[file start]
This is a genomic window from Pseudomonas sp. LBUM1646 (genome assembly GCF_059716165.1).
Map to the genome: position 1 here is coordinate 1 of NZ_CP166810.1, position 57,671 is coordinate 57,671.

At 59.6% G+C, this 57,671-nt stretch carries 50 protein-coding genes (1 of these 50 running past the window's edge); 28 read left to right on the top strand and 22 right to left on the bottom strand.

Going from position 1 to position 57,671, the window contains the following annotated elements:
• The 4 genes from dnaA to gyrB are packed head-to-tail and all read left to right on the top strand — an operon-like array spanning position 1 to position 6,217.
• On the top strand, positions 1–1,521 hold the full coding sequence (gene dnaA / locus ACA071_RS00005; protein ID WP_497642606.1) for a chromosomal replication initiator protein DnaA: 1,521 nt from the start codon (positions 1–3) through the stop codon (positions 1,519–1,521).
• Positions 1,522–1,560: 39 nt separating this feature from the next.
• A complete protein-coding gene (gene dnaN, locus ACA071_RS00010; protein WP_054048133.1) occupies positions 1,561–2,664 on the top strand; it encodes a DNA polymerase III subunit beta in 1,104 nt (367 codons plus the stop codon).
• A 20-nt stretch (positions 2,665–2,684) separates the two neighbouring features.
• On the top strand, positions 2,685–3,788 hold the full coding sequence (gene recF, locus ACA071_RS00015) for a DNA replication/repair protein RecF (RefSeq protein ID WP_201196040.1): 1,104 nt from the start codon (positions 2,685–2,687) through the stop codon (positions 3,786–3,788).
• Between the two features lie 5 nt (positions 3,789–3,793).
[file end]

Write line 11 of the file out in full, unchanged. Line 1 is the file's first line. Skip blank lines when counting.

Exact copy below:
• Between the two features lie 5 nt (positions 3,789–3,793).